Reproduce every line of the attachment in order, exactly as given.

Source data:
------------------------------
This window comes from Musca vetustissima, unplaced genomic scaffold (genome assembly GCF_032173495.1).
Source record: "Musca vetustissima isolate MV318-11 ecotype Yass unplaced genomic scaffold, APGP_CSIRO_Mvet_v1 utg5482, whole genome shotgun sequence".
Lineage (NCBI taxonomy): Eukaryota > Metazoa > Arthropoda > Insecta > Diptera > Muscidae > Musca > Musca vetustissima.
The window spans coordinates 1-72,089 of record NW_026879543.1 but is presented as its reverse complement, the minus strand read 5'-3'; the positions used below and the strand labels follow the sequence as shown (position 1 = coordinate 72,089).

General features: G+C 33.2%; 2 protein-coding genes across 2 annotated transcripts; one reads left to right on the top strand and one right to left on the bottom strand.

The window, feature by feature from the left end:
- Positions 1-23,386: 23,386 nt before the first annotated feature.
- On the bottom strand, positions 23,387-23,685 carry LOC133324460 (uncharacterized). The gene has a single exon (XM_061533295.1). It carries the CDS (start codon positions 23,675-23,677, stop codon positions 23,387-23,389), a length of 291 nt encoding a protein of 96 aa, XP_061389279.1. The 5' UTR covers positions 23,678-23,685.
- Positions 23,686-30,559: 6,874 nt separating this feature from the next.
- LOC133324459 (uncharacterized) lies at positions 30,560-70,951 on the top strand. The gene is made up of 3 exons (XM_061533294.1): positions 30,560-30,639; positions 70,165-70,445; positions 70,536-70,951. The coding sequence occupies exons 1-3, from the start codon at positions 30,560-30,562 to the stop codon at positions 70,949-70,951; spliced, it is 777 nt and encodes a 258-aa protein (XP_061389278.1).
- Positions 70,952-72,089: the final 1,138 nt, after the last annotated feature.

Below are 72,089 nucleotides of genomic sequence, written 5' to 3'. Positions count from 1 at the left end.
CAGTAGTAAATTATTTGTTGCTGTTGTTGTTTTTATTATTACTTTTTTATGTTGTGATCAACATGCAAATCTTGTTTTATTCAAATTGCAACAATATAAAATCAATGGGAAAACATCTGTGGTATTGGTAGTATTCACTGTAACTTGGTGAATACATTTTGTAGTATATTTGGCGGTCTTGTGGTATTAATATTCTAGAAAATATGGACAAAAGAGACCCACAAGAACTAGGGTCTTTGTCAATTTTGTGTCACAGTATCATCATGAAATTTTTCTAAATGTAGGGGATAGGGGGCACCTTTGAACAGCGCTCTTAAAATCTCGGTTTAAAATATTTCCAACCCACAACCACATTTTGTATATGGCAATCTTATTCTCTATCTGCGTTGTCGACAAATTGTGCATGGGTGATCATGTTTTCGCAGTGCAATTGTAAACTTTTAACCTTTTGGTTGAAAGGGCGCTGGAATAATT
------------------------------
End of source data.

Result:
This window comes from Musca vetustissima, unplaced genomic scaffold (genome assembly GCF_032173495.1).
Source record: "Musca vetustissima isolate MV318-11 ecotype Yass unplaced genomic scaffold, APGP_CSIRO_Mvet_v1 utg5482, whole genome shotgun sequence".
Lineage (NCBI taxonomy): Eukaryota > Metazoa > Arthropoda > Insecta > Diptera > Muscidae > Musca > Musca vetustissima.
The window spans coordinates 1-72,089 of record NW_026879543.1 but is presented as its reverse complement, the minus strand read 5'-3'; the positions used below and the strand labels follow the sequence as shown (position 1 = coordinate 72,089).

General features: G+C 33.2%; 2 protein-coding genes across 2 annotated transcripts; one reads left to right on the top strand and one right to left on the bottom strand.

The window, feature by feature from the left end:
- Positions 1-23,386: 23,386 nt before the first annotated feature.
- On the bottom strand, positions 23,387-23,685 carry LOC133324460 (uncharacterized). The gene has a single exon (XM_061533295.1). It carries the CDS (start codon positions 23,675-23,677, stop codon positions 23,387-23,389), a length of 291 nt encoding a protein of 96 aa, XP_061389279.1. The 5' UTR covers positions 23,678-23,685.
- Positions 23,686-30,559: 6,874 nt separating this feature from the next.
- LOC133324459 (uncharacterized) lies at positions 30,560-70,951 on the top strand. The gene is made up of 3 exons (XM_061533294.1): positions 30,560-30,639; positions 70,165-70,445; positions 70,536-70,951. The coding sequence occupies exons 1-3, from the start codon at positions 30,560-30,562 to the stop codon at positions 70,949-70,951; spliced, it is 777 nt and encodes a 258-aa protein (XP_061389278.1).
- Positions 70,952-72,089: the final 1,138 nt, after the last annotated feature.

Below are 72,089 nucleotides of genomic sequence, written 5' to 3'. Positions count from 1 at the left end.
CAGTAGTAAATTATTTGTTGCTGTTGTTGTTTTTATTATTACTTTTTTATGTTGTGATCAACATGCAAATCTTGTTTTATTCAAATTGCAACAATATAAAATCAATGGGAAAACATCTGTGGTATTGGTAGTATTCACTGTAACTTGGTGAATACATTTTGTAGTATATTTGGCGGTCTTGTGGTATTAATATTCTAGAAAATATGGACAAAAGAGACCCACAAGAACTAGGGTCTTTGTCAATTTTGTGTCACAGTATCATCATGAAATTTTTCTAAATGTAGGGGATAGGGGGCACCTTTGAACAGCGCTCTTAAAATCTCGGTTTAAAATATTTCCAACCCACAACCACATTTTGTATATGGCAATCTTATTCTCTATCTGCGTTGTCGACAAATTGTGCATGGGTGATCATGTTTTCGCAGTGCAATTGTAAACTTTTAACCTTTTGGTTGAAAGGGCGCTGGAATAATT